ADDITIONAL ACCUMULATION IS EXPECTED THROUGH FRIDAY.

PRECAUTIONARY/PREPAREDNESS ACTIONS
----------------------------------
* BE PREPARED FOR EXTENDED POWER AND COMMUNICATIONS OUTAGES.
* IF YOU LIVE NEAR LARGE TREES...REMAIN IN THE LOWER LEVEL OF YOUR
HOME OR SEEK SHELTER ELSEWHERE IF POSSIBLE AND RIDE SANDY OUT.
* REFRAIN FROM ANY UNNECESSARY TRAVEL.
* ENSURE LOOSE ITEMS ON YOUR PROPERTY ARE SECURED.
* IF POWER LINES ARE DOWN...STAY AWAY FROM THEM AND REPORT IT TO YOUR
LOCAL ELECTRICAL UTILITY COMPANY.
* IF YOU SHOULD HAVE EMERGENCY TRAVEL...IF YOU COME UPON FLOODED
ROADWAYS DO NOT ATTEMPT TO CROSS SUBMERGED ROADWAYS. TURN AROUND
AND DON`T DROWN.
* IF YOU USE A PORTABLE POWER GENERATOR...PLEASE FOLLOW
MANUFACTURERS INSTRUCTIONS AND ENSURE THAT IT IS PROPERLY
VENTILATED.
* DO NOT USE CHARCOAL GRILLS IN ENCLOSED AREAS.
* MARINERS SHOULD ENSURE THAT THERE IS ENOUGH SLACK LINE IN THEIR
BOAT`S MOORINGS TO ACCEPT A BLOW OUT TIDE TODAY AND HIGH TIDES
TUESDAY.
* PERIODICALLY CHECK ON YOUR ELDERLY NEIGHBORS AND FAMILY MEMBERS
TO ENSURE THEY ARE SAFE.

FOR ADDITIONAL PRECAUTIONARY AND PREPAREDNESS INFORMATION...
PLEASE REFER TO THE DETAILED RECOMMENDATIONS RELATIVE TO YOUR
LOCATION AS FURTHER DESCRIBED BY YOUR LOCAL NATIONAL WEATHER
SERVICE OFFICE AND LOCAL GOVERNMENTS EMERGENCY MANAGEMENT OFFICE.

&&

.NEXT UPDATE...
THE NEXT LOCAL STATEMENT WILL BE ISSUED BY THE NATIONAL WEATHER
SERVICE BALTIMORE/WASHINGTON WEATHER FORECAST OFFICE AT 5 PM EDT
TODAY OR SOONER IF CONDITIONS WARRANT.

$$

LEE
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Member Since: August 2, 2010 Posts: 21 Comments: 9821


"We all need someone to lean on"

North Carolina

http://www.facebook.com/media/set/?set=a.10151492 175074062.593034.185345054061&type=1


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Sitting here reading and looking at various images of the effects of Sandy so far.
Dreadful and Horrendous.

What an Incredible storm.
And what an Incredible Experience to be able to see it all unfolding in real time.

Thanks for the great input from all concerned. Thanks Wunderground.

Kudos to the people who are now working round the clock and for the next couple of days to minimise the loss of life.
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Anyone else seeing this?
Favorites have been temporarily disabled due to high site load.
Seems like WU servers need an upgrade. It might help a little if some posters here would stop posting a graphic on this predicted storm surge that's already been posted three times. Links to pictures instead of embedded graphics might also help.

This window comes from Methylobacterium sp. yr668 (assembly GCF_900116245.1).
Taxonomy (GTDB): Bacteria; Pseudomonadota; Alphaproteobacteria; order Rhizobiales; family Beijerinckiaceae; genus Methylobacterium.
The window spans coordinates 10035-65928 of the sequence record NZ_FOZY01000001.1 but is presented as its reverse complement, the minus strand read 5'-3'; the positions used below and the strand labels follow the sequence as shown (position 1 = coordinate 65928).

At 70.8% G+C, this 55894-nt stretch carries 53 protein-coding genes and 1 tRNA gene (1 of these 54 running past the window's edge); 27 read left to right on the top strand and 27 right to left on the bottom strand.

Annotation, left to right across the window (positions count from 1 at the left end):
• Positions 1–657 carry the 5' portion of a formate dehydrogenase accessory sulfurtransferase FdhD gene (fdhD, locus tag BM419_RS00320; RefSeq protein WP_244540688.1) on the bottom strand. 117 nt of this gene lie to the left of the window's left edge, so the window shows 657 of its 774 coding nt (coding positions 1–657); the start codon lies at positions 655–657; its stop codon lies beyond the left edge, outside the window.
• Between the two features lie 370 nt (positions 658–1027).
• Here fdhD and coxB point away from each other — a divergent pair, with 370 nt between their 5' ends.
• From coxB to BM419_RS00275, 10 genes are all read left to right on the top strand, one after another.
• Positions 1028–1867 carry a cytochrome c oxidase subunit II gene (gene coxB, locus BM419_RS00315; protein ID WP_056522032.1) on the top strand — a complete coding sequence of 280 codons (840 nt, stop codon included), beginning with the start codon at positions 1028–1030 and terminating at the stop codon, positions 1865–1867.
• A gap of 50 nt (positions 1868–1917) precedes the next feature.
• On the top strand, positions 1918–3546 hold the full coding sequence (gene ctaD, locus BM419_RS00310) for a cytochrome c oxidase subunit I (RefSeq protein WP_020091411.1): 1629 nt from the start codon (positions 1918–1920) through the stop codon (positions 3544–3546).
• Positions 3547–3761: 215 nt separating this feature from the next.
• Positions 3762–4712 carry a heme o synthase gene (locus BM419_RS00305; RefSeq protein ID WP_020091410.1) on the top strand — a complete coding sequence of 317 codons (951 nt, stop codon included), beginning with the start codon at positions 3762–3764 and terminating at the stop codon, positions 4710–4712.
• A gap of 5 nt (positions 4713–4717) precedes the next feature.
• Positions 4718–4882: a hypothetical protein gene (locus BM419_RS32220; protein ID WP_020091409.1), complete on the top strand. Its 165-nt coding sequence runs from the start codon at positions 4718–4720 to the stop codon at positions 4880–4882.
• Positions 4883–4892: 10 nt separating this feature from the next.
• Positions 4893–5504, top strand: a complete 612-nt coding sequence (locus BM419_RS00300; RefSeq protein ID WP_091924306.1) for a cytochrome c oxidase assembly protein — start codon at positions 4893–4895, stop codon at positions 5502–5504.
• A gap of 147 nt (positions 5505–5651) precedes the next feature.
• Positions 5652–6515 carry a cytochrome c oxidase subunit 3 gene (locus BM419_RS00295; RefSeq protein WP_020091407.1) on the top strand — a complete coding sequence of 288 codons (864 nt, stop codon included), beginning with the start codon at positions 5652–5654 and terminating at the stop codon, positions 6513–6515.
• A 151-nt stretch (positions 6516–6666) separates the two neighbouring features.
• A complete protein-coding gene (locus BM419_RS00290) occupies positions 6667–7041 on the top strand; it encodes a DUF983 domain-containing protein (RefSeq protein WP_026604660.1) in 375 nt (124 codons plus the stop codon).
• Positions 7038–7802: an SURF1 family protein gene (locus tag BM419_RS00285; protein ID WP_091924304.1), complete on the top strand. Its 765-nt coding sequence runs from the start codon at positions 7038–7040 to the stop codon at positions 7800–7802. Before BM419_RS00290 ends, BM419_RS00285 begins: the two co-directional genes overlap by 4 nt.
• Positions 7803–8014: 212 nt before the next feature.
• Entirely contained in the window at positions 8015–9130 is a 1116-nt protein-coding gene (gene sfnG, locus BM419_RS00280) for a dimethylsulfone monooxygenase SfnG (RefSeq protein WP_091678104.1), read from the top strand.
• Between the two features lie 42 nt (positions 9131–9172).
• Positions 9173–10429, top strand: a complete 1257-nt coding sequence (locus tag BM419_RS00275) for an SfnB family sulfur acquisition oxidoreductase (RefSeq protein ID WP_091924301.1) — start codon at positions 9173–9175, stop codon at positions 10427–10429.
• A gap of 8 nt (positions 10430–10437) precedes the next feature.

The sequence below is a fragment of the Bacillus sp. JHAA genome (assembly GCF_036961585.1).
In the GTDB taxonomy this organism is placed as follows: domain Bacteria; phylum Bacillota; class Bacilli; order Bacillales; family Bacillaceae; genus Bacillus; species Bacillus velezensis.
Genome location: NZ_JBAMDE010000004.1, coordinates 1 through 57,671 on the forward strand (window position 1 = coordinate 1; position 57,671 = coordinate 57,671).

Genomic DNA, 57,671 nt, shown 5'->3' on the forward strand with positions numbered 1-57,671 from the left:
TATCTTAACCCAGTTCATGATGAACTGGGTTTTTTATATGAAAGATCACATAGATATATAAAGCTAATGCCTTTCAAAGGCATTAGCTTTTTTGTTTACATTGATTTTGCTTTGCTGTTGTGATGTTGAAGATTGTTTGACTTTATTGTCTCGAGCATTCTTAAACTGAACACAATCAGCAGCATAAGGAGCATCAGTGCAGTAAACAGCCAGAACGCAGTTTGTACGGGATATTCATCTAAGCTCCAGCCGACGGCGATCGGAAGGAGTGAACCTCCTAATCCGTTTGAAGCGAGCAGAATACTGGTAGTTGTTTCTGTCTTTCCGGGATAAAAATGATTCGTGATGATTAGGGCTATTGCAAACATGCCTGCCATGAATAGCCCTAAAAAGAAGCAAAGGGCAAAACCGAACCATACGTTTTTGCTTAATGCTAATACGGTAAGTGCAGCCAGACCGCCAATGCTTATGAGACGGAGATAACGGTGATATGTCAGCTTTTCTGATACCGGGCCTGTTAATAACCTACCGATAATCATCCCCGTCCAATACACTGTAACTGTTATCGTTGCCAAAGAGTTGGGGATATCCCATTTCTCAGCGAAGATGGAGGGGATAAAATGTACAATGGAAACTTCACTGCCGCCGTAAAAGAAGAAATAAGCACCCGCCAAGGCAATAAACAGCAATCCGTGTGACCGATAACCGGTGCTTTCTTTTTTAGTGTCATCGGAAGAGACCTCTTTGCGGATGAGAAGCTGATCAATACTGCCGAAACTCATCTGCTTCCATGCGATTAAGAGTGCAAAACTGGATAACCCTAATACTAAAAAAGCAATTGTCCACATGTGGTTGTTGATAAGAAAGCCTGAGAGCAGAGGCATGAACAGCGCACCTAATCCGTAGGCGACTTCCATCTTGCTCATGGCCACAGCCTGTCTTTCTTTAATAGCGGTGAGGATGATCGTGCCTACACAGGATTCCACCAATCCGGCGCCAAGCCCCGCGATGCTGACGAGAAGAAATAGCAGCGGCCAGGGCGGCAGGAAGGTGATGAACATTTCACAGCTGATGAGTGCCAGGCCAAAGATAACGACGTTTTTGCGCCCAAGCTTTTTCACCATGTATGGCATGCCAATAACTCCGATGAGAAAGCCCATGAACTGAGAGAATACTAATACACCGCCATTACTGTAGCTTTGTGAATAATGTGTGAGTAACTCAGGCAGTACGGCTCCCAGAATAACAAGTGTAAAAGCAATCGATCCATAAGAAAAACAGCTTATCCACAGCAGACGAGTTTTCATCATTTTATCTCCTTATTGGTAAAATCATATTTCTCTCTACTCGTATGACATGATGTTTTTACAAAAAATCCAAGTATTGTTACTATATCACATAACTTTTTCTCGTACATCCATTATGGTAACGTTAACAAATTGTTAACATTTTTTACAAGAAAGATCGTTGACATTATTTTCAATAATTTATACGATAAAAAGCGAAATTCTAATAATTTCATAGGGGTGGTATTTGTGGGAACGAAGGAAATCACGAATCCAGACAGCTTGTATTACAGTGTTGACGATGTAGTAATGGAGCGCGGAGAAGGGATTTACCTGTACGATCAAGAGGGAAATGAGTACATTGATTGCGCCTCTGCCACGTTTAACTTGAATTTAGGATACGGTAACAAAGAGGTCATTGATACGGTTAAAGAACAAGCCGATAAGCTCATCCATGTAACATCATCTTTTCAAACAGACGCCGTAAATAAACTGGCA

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Live stream abc NY, yowza, Mayor Bloomberg is going to eating his words I think, he just doesn't seem to think the storm is a threat. Gov Christie on the other hand is total opposite

Link
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Quoting JNCali:
maybe for the boat... what about the people on board!!


yea...them, too...
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Member Since: August 2, 2010 Posts: 21 Comments: 9821
Quoting presslord:
There is a credible school of thought that the very best place for a sailing vessel to be during a storm is at sea...
maybe for the boat... what about the people on board!!
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Officials have announced the following highway closures:
•The Meadowbrook State Parkway south of Merrick Road
•The Wantagh State Parkway south of Merrick Road
•The Loop Parkway (Residents of the Lido Beach and Long Beach areas will be able to access the eastbound Loop Parkway and northbound Meadowbrook Parkway for evacuation purposes)
•Robert Moses Causeway south of Montauk Highway

Nassau County Executive Edward Mangano ordered a mandatory evacuation at 2 p.m. Sunday for storm surge areas along the north and south shores. Shelters were opened at Nassau Community College, Levittown Memorial High School, Locust Valley High School and SUNY Old Westbury.

In Suffolk County, mandatory evacuations were ordered for residents of Fire Island and in surge zone areas in Babylon, Islip, Brookhaven, Riverhead, Southampton and Southold. Shelters were opened at Hampton Bays High School, Sachem East High School and the Brentwood High School Sonderling Building.

Canals around Long Island's Great South Bay area were bulging two hours before high tide. Water was about a foot deep on some streets in Lindenhurst, N.Y., by 7 a.m. Monday.